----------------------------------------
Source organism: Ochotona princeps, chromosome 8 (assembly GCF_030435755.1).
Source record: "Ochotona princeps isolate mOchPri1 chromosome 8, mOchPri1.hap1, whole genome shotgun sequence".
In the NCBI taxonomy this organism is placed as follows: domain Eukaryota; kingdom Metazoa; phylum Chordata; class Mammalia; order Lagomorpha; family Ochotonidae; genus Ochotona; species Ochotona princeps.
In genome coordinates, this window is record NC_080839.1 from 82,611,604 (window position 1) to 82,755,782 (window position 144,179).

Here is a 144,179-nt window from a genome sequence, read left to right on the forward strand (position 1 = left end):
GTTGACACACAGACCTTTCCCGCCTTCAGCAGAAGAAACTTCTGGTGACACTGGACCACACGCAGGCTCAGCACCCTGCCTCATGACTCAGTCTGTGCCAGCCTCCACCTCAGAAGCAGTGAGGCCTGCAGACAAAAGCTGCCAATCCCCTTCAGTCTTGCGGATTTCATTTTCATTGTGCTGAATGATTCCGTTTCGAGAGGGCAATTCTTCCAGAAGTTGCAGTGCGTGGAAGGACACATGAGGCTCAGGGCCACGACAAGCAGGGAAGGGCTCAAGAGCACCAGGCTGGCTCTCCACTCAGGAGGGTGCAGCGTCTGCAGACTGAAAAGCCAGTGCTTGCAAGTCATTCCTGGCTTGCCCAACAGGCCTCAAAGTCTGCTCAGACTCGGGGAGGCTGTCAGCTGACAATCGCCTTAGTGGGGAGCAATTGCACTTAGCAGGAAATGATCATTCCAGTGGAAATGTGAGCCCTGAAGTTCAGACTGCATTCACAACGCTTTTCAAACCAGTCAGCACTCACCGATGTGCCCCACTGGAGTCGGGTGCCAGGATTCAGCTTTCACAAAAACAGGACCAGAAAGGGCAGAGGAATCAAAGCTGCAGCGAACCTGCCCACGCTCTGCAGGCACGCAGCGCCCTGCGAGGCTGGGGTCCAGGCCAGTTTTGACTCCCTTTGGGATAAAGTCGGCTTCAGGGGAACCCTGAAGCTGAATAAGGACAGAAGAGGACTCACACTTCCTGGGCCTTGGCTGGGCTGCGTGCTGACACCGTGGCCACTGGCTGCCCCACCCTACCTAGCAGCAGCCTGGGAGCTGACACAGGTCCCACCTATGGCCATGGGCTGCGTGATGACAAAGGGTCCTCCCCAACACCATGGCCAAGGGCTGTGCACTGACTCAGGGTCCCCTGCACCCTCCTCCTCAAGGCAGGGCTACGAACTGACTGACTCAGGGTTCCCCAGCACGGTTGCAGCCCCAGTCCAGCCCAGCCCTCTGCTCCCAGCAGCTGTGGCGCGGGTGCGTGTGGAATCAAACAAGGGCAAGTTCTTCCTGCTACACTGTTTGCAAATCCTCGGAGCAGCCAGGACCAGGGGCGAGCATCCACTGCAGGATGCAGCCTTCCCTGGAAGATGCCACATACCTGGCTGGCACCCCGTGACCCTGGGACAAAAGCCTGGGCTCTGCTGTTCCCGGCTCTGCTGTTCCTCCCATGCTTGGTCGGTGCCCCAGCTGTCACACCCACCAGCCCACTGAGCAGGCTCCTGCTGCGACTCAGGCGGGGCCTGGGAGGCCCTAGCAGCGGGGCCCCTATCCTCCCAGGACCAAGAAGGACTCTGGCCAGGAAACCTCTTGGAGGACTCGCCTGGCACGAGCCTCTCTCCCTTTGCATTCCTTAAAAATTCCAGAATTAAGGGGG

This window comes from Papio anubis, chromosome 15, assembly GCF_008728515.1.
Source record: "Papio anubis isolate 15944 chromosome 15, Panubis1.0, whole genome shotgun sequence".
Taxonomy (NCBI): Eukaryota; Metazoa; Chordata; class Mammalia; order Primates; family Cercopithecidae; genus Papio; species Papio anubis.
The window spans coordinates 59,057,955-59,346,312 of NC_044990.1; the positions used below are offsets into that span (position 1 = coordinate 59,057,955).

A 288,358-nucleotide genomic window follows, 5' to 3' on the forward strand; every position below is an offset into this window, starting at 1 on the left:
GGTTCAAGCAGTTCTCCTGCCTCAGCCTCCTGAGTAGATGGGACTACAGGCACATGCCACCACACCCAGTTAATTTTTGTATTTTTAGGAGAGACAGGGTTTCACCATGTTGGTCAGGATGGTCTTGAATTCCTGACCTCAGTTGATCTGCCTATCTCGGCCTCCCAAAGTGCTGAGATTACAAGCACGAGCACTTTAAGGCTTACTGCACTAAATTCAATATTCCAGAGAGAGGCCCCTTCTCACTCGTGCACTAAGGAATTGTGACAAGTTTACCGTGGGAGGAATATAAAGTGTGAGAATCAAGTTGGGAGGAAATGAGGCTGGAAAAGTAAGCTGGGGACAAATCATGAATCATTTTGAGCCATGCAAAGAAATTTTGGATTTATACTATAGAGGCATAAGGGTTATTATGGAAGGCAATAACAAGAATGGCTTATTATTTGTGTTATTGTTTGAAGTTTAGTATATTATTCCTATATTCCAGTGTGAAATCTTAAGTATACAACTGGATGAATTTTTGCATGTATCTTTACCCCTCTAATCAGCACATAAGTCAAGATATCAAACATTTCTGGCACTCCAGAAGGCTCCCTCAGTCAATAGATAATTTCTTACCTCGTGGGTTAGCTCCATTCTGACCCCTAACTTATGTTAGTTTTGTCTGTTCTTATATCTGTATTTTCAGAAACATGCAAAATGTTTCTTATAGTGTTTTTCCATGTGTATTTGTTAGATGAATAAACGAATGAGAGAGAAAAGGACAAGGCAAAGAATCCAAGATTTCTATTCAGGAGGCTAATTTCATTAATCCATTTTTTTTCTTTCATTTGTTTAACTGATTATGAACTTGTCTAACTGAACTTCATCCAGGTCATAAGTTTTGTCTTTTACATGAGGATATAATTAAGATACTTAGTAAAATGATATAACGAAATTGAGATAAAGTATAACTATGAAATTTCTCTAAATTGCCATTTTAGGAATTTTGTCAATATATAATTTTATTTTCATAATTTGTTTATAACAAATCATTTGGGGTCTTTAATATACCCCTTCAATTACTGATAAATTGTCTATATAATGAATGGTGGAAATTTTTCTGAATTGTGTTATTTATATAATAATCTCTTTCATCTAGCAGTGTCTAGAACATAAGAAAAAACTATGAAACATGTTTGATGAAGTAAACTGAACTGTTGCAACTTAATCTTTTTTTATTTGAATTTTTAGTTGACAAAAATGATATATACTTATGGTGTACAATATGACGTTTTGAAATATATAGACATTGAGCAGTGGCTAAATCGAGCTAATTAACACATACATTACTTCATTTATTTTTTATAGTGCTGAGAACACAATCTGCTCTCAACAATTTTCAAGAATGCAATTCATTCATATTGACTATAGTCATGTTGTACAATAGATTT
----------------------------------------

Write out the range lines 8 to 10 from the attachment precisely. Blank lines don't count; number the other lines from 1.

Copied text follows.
Source record: "Papio anubis isolate 15944 chromosome 15, Panubis1.0, whole genome shotgun sequence".
Taxonomy (NCBI): Eukaryota; Metazoa; Chordata; class Mammalia; order Primates; family Cercopithecidae; genus Papio; species Papio anubis.
The window spans coordinates 59,057,955-59,346,312 of NC_044990.1; the positions used below are offsets into that span (position 1 = coordinate 59,057,955).